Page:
Disclaimer for my Pumpkin Chili Recipe post: This blog post contains affiliate links to Amazon.com, which means that if you click on the link then I will receive a percentage of the proceeds from your purchase.
One of the hardest things about the fall season is cooking with pumpkin, because it’s nearly impossible to find a pumpkin recipe that doesn’t involve lots of sugar and fat. It’s all pumpkin pie, pumpkin spice latte, pumpkin cookies, pumpkin bread, etc.
For me, this leads to an epidemic of pumpkin love handles, pumpkin buddha belly and pumpkin-induced double chin. Still, I can’t resist fresh pumpkins when I see them at the farmer’s market or grocery store. Their bright orange-ness is alluring and screams “nutrients” at me in a way I can’t walk away from. Over the years, I’ve learned to use pumpkin for good rather than evil.
I made his pumpkin chili tonight and it was KILLER – a great, savory way to eat some pumpkin! I used freshly chopped pumpkin, but you can certainly substitute canned puree if it’s all you have.
Pumpkin Chili Recipe
- 1 lb lean ground turkey
- 2-3 cups white beans, depending on how many beans you like
- 2 cups pumpkin puree
- 1 onion, chopped
- 2 cloves garlic, minced
- 1 can diced tomatoes or 6 fresh roma tomatoes, cut into ½ inch cubes
- 1 tablespoon sweet paprika
- 2 teaspoons chili powder
- 1 tablespoon sage
- ½ teaspoon salt
- 1 cup vegetable stock
- 1 tablespoon black strap molasses
- 1 tablespoon olive oil, for sauteing
- Add oil, onions and garlic to a deep pot (like a dutch oven or a metal soup pot). Sautee on medium heat until translucent.
- Add ground turkey and brown.
- Add the tomatoes, vegetable stock, spices and molasses. Cover and simmer for 10 to 15 minutes.
- Remove from heat, let cool until warm and serve.
Healthy Italian Food
Having grown up eating Italian food, I never would have dreamed that there is such a thing as Healthy Italian Food. As I’ve grown in my cooking and nutrition, however, I’ve found that many Italian dishes can fit quite well into a nutritious diet.
This Tuscan Riboletta is one of my favorite things to eat at home – it’s so fast to make and I usually have all the ingredients in my kitchen. I whipped this up for a dinner party last week and served it with a side of store bought Italian Turkey Sausage. I made an easy bruschetta for an appetizer and BAM I had an Italian-themed dinner party.
This recipe has tons of veggies in it, along with protein and slow digesting carbs from the white beans. Try it out and let me know what you think!
- 1 carrot, peeled and chopped small.
- 1 stalk celery, peeled and chopped small.
- ½ red onion
- 3 cups kale, chopped and stemmed
- 1 can diced tomatoes - no sodium added.
- 1.5 cups white beans, such as Cannelini or Northern Beans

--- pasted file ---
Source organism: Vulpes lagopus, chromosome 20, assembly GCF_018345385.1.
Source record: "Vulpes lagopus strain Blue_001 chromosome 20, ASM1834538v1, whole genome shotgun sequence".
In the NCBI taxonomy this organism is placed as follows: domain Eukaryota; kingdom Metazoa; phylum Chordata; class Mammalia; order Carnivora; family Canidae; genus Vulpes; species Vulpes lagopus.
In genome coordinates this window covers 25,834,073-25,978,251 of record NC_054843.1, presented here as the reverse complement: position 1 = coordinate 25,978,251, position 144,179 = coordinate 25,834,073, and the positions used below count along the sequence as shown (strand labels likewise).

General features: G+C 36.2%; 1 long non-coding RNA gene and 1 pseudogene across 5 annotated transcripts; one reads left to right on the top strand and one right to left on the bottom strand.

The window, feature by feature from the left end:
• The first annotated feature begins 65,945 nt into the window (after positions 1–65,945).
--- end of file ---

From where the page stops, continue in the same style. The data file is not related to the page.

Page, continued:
- 2 cups chicken or vegetable broth
- ½ teaspoon sea salt
- 2 cloves of garlic, finely chopped
- 1 tablespoon + 1 teaspoon fennel seeds
- 2 tablespoons olive oil
- Bread for croutons, if desired.
- Pour one tablespoon of olive oil into the cast iron dutch oven.
- Add carrots, celery, onion and garlic. Sautee until soft.
- Place the fennel in a mortar and pestle. Grind with the pestle a few times, until the seeds are a little mashed up.
- Add diced tomatoes and fennel. Let cook for another minute.
- Add white beans and broth. Let simmer for 2 minutes and then add the kale.
- If you're making toasted croutons, chop your bread of choice into cubes, place on a baking sheet and spray with olive oil. Either place in a toaster oven or put the bread under a broiling pan for a few minutes - until the bread is crisp and browning.
- Cover and cook until the kale is soft.
One of my favorite warm, hearty meals for winter time is a lean Turkey Chili recipe that I got years ago from Patty, a personal trainer and manager at Equinox Fitness. Her turkey chili recipe was famous far and wide for it’s health AND flavor. My big secret is it’s also good cold, making it a great dish for summer time.
People with limited grocery shopping options will prefer to stick to the traditional lean ground turkey. Personally, I prefer free range and wild caught meats like venison, ostrich and buffalo. They are naturally lower in fat and are higher quality meats. My favorite hot sauce is Tapatio, with Valentina being a close second.
- - 1 Tablespoon Olive Oil
- - 1 Cup Chopped Sweet Onions
- - 1 Tablespoon Minced Garlic
- - ¼ Cup Chopped Yellow Bell Peppers
- - 1 Pound Lean Ground Turkey
- - 1 (28-ounce) can crushed organic tomatoes, undrained
- - 1 (16-ounce) can red kidney beans, drained and rinsed
- - 1 tablespoon chili powder
- - 1 tablespoon sugar
- - 2 cups low-sodium chicken stock
- - ½ teaspoon garlic powder
- - 1 teaspoon hot sauce
- - 1.5 Teaspoons Sea Salt
- - 1 Teaspoon Dried Basil
- - ½ Teaspoon Dried Oregano
- In a large skillet, saute onions, garlic and bell peppers in olive oil over medium heat until onions are translucent.
- Add ground turkey and cook until browned.
- Add remaining ingredients and stir well to combine.
- Reduce heat to low and simmer for 1 hour, stirring occasionally.